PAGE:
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Robert SIMPSON (1921-1997)
Symphony No 5 (1972) [38:53]
Symphony No 6 (1977) [33:12]
London Symphony Orchestra/Andrew Davis (No 5)
London Philharmonic Orchestra/Sir Charles Groves (No 6)
rec. May 1973 (No 5) and April 1980 (No 6) at the Royal Festival Hall, London LYRITA SRCD389 [72:05]
“Robert Simpson was arguably Britain's most important composer since Vaughan Williams; he was certainly one of the century's most powerful and original symphonists anywhere”.
I vividly recall reading this introduction to Martin Anderson’s obituary for the composer in The Independent on the train up to Huddersfield in late November 1997. It was the first I had heard of Simpson’s passing – I knew he’d been seriously ill but the news still floored me. Back then I certainly felt the prefix un- was missing from the fourth word of Anderson’s tribute. Almost a quarter of a century later, in the year of Simpson’s centenary, I’m certainly not the only one who would also have deleted the phrase ‘…since Vaughan Williams’. Of course Martin Anderson knew Simpson very well and his obituary is both touching and impassioned– it’s here)
I was travelling to the Yorkshire town at the time to set up the shop for that year’s Contemporary Music Festival; there would be no Simpson played there that year, or any other year for that matter. What makes music ‘contemporary’ in any case? I would argue that the rigour, good taste, level of risk and quest for something beautiful or profound that this composer attempted to bring to bear in every bar he wrote utterly enhance the ‘contemporariness’ of its style and sound, and these features coalesce gloriously in ensuring the relevance and resilience of the symphonic concept. Robert Simpson was never behind the times, as the William Glocks of this world may have wished potential audiences to think – the fact is we are still trying to catch up with him. Not least to blame in that regard is the seemingly drastic reduction that seems to have materialised in human beings’ attention spans across the last few decades – perhaps it’s too simplistic to blame either Bill Haley and the Comets or the worldwide web but the fact is, unless it’s Mahler or Bruckner (ie known entities) large scale symphonies that unfold with Beethovenian or Brucknerian pace and grandeur seem to be quite beyond the reach of many listeners.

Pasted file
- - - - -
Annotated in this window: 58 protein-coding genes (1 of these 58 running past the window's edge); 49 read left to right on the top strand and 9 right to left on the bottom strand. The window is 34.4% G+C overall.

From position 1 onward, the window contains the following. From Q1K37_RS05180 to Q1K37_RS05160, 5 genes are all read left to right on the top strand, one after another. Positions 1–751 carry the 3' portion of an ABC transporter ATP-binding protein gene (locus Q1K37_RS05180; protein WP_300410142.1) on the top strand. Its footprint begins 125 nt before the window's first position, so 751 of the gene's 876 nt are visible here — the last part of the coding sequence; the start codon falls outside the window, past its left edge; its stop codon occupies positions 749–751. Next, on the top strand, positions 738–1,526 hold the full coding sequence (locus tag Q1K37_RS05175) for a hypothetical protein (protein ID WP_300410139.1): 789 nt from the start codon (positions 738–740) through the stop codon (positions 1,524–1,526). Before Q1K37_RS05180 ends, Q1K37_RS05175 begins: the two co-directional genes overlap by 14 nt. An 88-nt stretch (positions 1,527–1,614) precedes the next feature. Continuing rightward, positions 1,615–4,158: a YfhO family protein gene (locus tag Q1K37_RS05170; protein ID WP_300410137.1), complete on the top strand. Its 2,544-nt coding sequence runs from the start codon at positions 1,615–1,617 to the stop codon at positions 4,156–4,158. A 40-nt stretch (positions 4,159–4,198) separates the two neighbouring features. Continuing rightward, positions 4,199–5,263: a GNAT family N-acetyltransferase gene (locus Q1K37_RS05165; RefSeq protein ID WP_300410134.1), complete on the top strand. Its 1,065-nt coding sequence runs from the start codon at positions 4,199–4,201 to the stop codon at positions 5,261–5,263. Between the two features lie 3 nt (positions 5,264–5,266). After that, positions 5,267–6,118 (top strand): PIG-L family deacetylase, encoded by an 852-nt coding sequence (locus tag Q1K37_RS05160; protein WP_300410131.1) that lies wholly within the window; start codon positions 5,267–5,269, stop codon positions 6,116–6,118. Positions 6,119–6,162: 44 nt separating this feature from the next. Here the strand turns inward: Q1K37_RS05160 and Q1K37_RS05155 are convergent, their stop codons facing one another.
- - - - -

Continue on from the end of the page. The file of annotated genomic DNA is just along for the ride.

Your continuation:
How ironic it seems then that Hyperion were only able to take the plunge in recording the first of the 22 Simpson discs they have produced (to date) when the composer received a grant of $10,000 from the mysterious Rex Foundation. This independent arts, education and scientific charity was established by the great psychedelic rock band The Grateful Dead to commemorate their late roadie Rex Jackson in the early 1980s, and their guitarist Phil Lesh (who rather improbably studied under Berio) was the driving force behind the Foundation’s most welcome (if rather eccentric) decisions to repeatedly support the recordings of the likes of Simpson and his old friend Havergal Brian on the other side of the Atlantic. With Hyperion subsequently having recorded all of Simpson’s eleven symphonies, fifteen string quartets, and virtually all his other chamber, choral, brass band and piano music between 1987 and 2004, an unprecedented sequence released to virtually unanimous critical acclaim, one might have expected the momentum to establish him as a British giant would have intensified, yet if anything the opposite seems to have happened. Between then and now, the only releases to have emerged seem to have been NMC’s reissue of the pre-Hyperion LPs of Simpson (his Symphony No 3 with the LSO under Horenstein (yes, THE Jascha Horenstein!) with the Clarinet Quintet, both originally released on Unicorn - review) and two discs on Lyrita; the Cello Concerto played (inevitably and brilliantly) by Raphael Wallfisch (coupled with similar works by John Joubert and Christopher Wright - review) and now this new issue of the broadcast premieres of the Fifth and Sixth Symphonies. The extraordinary progress that had been made around the turn of the millennium in attaching to Simpson the pre-eminence his music merits has stuttered, and there will be many among a new generation of music-lovers who are most likely completely unaware of this extraordinary corpus.